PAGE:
Use an Ultrasonic Sensor with a Pixhawk or Ardupilot for collision avoidanceWe’ve written quite a bit about how to use our sensors with Arduino and Raspberry Pi. There are other microcontrollers to consider when developing your application. Other popular microcontrollers include the Pixhawk and the Ardupilot Mega (APM). The Pixhawk is an independent, open-hardware project aiming at providing high-end autopilot hardware to the academic, hobby and industrial communities at low costs and high availability. Ardupilot.co.uk describes the APM as an autopilot used to control fixed-wing aircraft, multi-rotor copters, and traditional helicopters. The Ardupilot is primarily used for collision avoidance. While we are aware of the large culture of UAV / Drone pilots, we have not tested these particular controllers in-house. Yet, we often get questions about how you would connect our sensors in these particular applications
- Supported Sonars - Our recommended sonars for multicopter use include the MB1240 and MB1340.
- How to build a cable that reduces sonar noise
- How to connect the sonar sensor on the APM2.x
- How to connect the sonar sensor on the PX4
- How to mount the sonar sensor
- How to enable the sonar through Mission Planner (Ground Control Station)
- How to test the sonar and tune the gain
- Review how the sensor works in cold weather
- What else is causing sonar noise?
Disclaimer: Protected use (indoor) sensors are not designed for use in outdoor environments, or environments that will see chemicals/fumes or dust and moisture. Any moisture or environmental damage from placing the sensor in an unprotected environment will void the manufacturer's warranty.This tutorial demonstrates the process of connecting to the Pixhawk, image source: http://ardupilot.org/copter/docs/common-rangefinder-maxbotix-analog.html Connecting to the APM2.x with setup through the mission planner, and testing the sensor in the application.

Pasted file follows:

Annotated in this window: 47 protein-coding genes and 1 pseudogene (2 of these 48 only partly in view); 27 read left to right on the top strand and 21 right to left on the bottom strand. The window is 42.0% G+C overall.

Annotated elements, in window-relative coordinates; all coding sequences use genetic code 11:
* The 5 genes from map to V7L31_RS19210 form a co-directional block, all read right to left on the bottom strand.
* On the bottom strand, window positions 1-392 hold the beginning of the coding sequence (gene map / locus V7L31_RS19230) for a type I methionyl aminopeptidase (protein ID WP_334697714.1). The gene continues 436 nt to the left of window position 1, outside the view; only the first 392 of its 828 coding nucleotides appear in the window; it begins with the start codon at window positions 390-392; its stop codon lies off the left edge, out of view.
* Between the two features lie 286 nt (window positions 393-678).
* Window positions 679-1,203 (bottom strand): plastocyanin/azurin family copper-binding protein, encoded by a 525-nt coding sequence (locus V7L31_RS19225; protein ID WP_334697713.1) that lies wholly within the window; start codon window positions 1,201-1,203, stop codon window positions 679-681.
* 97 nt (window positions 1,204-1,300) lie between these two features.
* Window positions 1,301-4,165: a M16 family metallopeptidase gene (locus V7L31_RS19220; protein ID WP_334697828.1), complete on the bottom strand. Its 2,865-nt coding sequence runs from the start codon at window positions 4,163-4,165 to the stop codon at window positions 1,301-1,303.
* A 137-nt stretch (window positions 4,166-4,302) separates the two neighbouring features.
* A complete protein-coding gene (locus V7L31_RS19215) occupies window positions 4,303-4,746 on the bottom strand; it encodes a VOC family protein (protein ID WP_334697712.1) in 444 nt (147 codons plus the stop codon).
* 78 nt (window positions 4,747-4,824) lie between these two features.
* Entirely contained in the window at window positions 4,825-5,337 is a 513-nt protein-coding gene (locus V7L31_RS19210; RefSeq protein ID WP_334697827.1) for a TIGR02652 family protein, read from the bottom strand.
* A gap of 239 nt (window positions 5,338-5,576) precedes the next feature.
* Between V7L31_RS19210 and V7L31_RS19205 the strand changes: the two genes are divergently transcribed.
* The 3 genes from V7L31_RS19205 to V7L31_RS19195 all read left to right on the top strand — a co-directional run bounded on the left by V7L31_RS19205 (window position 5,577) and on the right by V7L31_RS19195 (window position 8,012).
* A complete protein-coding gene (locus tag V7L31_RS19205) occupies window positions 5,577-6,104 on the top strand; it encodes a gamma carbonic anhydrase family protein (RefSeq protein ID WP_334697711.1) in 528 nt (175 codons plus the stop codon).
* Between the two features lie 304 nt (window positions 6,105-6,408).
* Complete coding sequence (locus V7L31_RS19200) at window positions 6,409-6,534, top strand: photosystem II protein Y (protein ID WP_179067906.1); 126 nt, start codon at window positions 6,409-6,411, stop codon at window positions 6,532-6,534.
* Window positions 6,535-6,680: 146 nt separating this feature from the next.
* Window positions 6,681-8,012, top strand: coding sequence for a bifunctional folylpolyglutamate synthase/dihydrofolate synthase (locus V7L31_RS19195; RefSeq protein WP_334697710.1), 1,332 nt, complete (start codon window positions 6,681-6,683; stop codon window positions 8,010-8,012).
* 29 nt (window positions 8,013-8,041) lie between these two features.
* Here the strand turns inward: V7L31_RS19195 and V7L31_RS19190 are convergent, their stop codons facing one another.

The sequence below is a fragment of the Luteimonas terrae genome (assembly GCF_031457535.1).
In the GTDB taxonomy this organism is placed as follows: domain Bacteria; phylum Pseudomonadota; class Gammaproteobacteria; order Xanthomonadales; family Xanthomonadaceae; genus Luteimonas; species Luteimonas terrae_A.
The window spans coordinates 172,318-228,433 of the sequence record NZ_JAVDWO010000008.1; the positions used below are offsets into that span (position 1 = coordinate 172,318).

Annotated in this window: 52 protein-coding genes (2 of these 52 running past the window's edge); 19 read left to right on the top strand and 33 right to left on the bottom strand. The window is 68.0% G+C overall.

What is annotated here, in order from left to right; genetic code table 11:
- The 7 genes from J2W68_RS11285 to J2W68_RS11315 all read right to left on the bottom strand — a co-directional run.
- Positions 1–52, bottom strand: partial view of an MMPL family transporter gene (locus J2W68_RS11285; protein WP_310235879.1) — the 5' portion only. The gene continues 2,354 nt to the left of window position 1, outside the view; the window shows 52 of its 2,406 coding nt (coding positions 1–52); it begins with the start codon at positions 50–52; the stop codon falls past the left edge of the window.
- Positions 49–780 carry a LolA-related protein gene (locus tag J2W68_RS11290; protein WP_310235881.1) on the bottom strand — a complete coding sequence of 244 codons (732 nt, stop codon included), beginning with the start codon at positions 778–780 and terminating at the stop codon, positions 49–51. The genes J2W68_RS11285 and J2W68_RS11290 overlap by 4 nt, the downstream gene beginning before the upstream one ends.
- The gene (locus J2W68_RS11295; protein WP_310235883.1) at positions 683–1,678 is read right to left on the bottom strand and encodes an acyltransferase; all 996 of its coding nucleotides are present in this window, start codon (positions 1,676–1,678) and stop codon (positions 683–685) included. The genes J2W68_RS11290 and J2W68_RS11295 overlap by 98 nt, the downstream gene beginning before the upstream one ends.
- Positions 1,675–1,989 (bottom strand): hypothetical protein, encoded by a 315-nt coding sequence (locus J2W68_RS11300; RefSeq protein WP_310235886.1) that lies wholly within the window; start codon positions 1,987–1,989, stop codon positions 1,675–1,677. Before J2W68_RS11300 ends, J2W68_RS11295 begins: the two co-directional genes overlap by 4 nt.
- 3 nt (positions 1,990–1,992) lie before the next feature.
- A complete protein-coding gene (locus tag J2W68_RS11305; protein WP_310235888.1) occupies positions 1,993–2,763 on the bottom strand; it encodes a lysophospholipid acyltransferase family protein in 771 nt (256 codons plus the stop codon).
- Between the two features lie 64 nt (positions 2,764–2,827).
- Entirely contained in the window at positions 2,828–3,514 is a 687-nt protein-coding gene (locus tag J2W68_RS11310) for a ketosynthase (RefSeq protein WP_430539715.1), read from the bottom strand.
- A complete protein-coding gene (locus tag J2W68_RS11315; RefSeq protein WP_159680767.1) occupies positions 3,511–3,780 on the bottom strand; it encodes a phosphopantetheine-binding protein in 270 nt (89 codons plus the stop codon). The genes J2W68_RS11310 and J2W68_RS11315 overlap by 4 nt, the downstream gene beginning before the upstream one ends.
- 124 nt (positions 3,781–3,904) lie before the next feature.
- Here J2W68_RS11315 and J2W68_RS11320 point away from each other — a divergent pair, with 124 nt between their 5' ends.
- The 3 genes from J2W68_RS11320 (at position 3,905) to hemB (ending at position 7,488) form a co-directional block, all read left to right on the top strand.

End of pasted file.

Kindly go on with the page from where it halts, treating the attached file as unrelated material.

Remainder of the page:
Multicopter with APM Video TestTest Features
- Automatic take-off.
- Automatic Landing with Sonar Sensor (Maxbotix MaxSonar - EZ1).
- Ability to Follow and Orbit.
Disclaimer: Protected use (indoor) sensors are not designed for use in outdoor environments, or environments that will see chemicals/fumes or dust and moisture. Any moisture or environmental damage from placing the sensor in an unprotected environment will void the manufacturer's warranty.This brief tutorial shows:
- How to connect your ultrasonic sensor with a Pixhawk
- How to set up your sensor through the Mission Planner
- How to test the sensor in the application.
Smart Drone Presentation - Using a MaxBotix Ultrasonic Sensor with a PixhawkReview this presentation to see how a smart drone was created using the Pixhawk and using our sensors as the foundation of the Collision Avoidance System.
ConclusionReview our tutorial on how our MaxSonar operates in a Multicopter for basic troubleshooting advice for your UAV sensor application. - MaxSonar Operation on a Multicopter Make sure to review the tutorials on ArduPilot with specific instructions on using our ultrasonic sensors with a Pixhawk and APM. Do you have any more questions about using MaxBotix Sensors in your UAV application? We offer Free Sensor Selection Help, Click the button below to get started.
Our Recommended Sensors for Multicopter Use:
Features of the MB1240, XL-MaxSonar-EZ4, include centimeter resolution, has the highest noise tolerance and narrowest beam width of any sensor in the XL‑MaxSonar‑EZ sensor line, range information from 20cm to 765cm, a 10Hz read rate, and various output options: pulse-width, analog voltage, and RS232 serial.Buy Now
Features of the MB1340, XL-MaxSonar-AE4, include centimeter resolution, has the highest noise tolerance and narrowest beam width of any sensor in the XL‑MaxSonar‑AE sensor line, short to long distance detection, range information from 20cm to 765cm, a 10Hz read rate, and various output options: analog envelope, analog voltage, and RS232 serial.Buy Now